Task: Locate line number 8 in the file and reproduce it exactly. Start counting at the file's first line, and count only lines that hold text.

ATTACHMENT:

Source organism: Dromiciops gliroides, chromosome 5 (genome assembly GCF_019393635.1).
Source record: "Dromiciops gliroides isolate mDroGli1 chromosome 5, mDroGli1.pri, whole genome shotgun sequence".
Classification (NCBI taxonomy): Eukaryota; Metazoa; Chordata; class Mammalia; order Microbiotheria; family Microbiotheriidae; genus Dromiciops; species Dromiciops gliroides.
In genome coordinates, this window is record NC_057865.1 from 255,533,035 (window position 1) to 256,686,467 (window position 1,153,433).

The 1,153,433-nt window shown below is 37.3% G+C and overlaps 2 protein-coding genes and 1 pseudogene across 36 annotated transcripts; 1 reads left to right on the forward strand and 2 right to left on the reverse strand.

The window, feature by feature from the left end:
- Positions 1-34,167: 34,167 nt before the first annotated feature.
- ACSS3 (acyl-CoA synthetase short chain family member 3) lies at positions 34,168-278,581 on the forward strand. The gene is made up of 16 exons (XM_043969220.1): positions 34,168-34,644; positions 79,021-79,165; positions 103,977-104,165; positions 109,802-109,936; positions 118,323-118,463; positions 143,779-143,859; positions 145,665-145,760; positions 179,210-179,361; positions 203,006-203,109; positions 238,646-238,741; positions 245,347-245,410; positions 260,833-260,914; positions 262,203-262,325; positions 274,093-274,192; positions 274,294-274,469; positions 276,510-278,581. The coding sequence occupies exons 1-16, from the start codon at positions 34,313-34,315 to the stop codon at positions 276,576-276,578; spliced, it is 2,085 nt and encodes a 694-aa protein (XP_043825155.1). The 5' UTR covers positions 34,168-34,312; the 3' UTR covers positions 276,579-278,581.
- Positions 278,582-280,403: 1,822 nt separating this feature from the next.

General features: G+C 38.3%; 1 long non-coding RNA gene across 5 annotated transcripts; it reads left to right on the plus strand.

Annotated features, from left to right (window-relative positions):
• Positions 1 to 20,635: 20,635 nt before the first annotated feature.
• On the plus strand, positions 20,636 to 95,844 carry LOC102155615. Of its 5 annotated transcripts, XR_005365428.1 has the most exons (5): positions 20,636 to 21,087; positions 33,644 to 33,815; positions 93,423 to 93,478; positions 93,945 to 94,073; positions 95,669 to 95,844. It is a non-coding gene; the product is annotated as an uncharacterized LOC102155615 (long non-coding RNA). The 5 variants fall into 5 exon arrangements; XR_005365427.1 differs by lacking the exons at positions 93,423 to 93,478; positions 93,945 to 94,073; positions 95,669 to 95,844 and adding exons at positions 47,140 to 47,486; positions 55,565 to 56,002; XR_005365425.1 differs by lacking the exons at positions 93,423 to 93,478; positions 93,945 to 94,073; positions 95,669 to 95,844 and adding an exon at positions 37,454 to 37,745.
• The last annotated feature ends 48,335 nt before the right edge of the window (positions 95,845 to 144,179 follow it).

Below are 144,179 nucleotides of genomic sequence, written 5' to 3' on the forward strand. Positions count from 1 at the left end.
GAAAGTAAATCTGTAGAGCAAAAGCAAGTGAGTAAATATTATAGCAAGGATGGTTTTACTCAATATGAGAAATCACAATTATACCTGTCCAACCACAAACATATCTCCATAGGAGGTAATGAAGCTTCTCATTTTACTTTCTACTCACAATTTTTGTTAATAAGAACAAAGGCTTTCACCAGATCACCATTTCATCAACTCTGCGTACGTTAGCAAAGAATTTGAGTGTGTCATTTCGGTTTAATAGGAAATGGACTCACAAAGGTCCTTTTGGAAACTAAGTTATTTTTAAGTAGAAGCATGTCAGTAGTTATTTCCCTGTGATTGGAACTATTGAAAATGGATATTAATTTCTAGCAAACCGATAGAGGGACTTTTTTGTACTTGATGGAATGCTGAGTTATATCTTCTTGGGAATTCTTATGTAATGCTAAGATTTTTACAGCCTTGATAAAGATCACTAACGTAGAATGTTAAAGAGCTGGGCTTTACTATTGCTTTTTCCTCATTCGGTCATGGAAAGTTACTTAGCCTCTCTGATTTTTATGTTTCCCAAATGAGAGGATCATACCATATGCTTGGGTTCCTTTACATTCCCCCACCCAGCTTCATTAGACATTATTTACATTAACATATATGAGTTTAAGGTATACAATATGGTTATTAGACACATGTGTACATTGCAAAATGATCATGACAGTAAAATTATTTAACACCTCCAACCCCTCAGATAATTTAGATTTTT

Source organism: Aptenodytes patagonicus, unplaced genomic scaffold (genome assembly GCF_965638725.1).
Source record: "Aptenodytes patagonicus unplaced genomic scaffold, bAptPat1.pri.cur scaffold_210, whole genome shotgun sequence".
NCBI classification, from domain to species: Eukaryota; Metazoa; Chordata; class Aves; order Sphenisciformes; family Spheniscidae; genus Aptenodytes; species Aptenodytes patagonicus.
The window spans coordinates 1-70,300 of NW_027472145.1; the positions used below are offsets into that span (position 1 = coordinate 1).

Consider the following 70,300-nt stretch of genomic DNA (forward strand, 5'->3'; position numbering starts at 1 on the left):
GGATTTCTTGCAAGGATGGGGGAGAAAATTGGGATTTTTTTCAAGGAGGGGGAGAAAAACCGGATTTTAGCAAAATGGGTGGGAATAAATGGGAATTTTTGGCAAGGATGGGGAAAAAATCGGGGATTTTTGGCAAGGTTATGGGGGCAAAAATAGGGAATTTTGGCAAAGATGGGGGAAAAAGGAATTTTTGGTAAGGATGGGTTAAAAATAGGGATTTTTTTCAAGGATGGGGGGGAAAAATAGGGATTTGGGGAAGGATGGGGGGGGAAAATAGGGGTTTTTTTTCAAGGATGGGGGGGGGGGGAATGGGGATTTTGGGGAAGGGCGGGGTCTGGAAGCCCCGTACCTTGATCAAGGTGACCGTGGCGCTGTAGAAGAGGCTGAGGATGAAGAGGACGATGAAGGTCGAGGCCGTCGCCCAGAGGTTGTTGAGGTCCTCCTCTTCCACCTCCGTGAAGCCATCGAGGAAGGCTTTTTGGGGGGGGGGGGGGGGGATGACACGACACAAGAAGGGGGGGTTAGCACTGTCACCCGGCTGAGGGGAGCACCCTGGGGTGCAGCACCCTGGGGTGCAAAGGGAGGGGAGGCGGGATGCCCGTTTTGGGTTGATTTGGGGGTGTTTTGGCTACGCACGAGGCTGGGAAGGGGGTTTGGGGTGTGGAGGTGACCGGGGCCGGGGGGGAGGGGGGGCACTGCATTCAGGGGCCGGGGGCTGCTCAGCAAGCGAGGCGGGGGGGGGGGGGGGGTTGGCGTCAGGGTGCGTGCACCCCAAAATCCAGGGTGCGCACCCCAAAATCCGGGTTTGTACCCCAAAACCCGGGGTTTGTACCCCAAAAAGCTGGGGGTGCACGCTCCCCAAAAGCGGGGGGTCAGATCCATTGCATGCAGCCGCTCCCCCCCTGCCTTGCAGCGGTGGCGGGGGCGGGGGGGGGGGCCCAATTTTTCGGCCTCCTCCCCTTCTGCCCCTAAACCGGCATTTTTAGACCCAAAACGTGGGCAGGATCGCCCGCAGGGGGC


- ACSS3 (acyl-CoA synthetase short chain family member 3) lies at positions 34,168-278,581 on the forward strand. The gene is made up of 16 exons (XM_043969220.1): positions 34,168-34,644; positions 79,021-79,165; positions 103,977-104,165; positions 109,802-109,936; positions 118,323-118,463; positions 143,779-143,859; positions 145,665-145,760; positions 179,210-179,361; positions 203,006-203,109; positions 238,646-238,741; positions 245,347-245,410; positions 260,833-260,914; positions 262,203-262,325; positions 274,093-274,192; positions 274,294-274,469; positions 276,510-278,581. The coding sequence occupies exons 1-16, from the start codon at positions 34,313-34,315 to the stop codon at positions 276,576-276,578; spliced, it is 2,085 nt and encodes a 694-aa protein (XP_043825155.1). The 5' UTR covers positions 34,168-34,312; the 3' UTR covers positions 276,579-278,581.